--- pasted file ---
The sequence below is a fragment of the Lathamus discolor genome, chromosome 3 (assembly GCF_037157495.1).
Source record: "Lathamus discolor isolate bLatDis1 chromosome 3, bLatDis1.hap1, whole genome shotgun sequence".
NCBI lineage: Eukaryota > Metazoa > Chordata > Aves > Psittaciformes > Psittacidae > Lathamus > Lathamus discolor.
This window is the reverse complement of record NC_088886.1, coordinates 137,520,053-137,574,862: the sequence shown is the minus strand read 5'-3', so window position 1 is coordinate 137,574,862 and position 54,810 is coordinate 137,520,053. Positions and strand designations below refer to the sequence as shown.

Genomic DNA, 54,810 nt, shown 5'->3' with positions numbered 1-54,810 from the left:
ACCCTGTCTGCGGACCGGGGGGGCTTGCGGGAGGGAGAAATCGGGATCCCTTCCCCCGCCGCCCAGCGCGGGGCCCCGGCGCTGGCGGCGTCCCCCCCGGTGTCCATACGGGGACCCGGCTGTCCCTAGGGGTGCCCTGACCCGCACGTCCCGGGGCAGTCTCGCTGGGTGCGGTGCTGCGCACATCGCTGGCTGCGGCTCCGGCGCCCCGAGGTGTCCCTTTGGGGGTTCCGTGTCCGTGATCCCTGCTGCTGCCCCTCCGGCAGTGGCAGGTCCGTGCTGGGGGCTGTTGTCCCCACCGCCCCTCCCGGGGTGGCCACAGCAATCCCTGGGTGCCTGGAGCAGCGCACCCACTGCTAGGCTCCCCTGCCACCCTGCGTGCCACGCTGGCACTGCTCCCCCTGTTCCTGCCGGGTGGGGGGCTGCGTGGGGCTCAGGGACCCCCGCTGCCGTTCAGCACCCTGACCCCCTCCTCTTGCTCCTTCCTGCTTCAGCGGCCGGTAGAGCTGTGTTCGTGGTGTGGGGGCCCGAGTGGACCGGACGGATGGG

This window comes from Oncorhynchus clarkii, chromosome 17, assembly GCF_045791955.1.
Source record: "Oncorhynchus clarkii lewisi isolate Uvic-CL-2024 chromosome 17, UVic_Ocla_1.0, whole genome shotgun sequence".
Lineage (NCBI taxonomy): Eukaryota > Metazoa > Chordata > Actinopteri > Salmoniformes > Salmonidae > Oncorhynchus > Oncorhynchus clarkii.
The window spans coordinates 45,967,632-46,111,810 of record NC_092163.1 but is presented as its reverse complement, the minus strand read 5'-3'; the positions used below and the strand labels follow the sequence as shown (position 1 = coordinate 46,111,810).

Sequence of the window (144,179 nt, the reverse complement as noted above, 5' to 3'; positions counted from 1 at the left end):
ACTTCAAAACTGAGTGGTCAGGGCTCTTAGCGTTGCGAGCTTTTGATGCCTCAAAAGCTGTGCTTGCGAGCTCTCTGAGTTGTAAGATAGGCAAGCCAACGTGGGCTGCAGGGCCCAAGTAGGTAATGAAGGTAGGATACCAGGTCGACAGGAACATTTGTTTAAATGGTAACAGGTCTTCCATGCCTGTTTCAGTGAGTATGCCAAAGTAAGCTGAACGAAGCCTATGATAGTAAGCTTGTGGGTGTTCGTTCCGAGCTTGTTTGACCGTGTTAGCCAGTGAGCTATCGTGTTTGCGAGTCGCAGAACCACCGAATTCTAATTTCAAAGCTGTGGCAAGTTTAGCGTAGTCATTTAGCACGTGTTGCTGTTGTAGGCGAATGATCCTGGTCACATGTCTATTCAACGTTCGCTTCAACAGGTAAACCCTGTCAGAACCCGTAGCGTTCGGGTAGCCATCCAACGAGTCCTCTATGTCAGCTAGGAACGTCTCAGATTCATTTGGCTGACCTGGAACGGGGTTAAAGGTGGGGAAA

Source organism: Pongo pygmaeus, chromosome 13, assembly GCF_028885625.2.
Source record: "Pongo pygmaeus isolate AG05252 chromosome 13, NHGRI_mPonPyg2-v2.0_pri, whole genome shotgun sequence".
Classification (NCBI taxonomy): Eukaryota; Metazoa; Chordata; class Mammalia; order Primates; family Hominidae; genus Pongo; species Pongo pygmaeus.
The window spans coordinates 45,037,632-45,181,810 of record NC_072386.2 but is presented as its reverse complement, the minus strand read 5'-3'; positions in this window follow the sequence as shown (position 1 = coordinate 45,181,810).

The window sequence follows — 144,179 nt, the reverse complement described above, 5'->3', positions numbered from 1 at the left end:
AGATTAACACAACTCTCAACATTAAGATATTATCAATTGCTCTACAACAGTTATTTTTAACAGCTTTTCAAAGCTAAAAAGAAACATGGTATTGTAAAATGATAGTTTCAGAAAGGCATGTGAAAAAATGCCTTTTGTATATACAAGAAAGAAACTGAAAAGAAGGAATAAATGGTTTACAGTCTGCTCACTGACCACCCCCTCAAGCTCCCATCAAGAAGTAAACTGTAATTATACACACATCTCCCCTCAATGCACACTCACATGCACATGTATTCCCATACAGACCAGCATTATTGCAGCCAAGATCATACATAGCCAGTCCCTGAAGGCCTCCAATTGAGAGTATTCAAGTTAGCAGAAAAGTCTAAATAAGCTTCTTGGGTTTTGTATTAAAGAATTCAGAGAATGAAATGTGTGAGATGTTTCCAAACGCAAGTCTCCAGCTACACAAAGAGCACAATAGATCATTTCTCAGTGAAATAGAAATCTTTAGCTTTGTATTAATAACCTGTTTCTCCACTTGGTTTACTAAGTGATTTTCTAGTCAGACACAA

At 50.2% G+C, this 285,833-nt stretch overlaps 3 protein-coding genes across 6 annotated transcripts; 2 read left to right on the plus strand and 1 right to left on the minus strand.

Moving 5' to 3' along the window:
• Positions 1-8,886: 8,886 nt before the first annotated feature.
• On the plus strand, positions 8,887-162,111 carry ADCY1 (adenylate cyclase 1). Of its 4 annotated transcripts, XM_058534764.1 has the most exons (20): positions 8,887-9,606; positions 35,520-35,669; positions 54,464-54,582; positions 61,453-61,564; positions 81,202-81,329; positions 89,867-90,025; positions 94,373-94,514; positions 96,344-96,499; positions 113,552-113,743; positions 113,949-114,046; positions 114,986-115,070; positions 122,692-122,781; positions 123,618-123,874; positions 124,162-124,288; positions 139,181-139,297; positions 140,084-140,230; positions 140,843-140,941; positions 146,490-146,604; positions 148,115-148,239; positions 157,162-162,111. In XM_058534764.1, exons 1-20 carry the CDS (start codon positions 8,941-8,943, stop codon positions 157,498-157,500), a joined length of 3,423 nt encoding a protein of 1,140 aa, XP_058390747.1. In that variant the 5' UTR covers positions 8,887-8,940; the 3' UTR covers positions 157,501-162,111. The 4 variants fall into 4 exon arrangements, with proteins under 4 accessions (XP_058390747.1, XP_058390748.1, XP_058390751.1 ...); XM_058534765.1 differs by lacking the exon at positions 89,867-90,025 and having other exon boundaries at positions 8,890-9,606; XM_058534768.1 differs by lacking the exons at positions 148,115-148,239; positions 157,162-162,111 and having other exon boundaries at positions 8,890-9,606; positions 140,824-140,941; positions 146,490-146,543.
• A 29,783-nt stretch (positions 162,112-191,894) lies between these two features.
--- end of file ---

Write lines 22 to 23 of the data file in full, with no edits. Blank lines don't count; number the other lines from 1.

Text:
• On the plus strand, positions 8,887-162,111 carry ADCY1 (adenylate cyclase 1). Of its 4 annotated transcripts, XM_058534764.1 has the most exons (20): positions 8,887-9,606; positions 35,520-35,669; positions 54,464-54,582; positions 61,453-61,564; positions 81,202-81,329; positions 89,867-90,025; positions 94,373-94,514; positions 96,344-96,499; positions 113,552-113,743; positions 113,949-114,046; positions 114,986-115,070; positions 122,692-122,781; positions 123,618-123,874; positions 124,162-124,288; positions 139,181-139,297; positions 140,084-140,230; positions 140,843-140,941; positions 146,490-146,604; positions 148,115-148,239; positions 157,162-162,111. In XM_058534764.1, exons 1-20 carry the CDS (start codon positions 8,941-8,943, stop codon positions 157,498-157,500), a joined length of 3,423 nt encoding a protein of 1,140 aa, XP_058390747.1. In that variant the 5' UTR covers positions 8,887-8,940; the 3' UTR covers positions 157,501-162,111. The 4 variants fall into 4 exon arrangements, with proteins under 4 accessions (XP_058390747.1, XP_058390748.1, XP_058390751.1 ...); XM_058534765.1 differs by lacking the exon at positions 89,867-90,025 and having other exon boundaries at positions 8,890-9,606; XM_058534768.1 differs by lacking the exons at positions 148,115-148,239; positions 157,162-162,111 and having other exon boundaries at positions 8,890-9,606; positions 140,824-140,941; positions 146,490-146,543.
• A 29,783-nt stretch (positions 162,112-191,894) lies between these two features.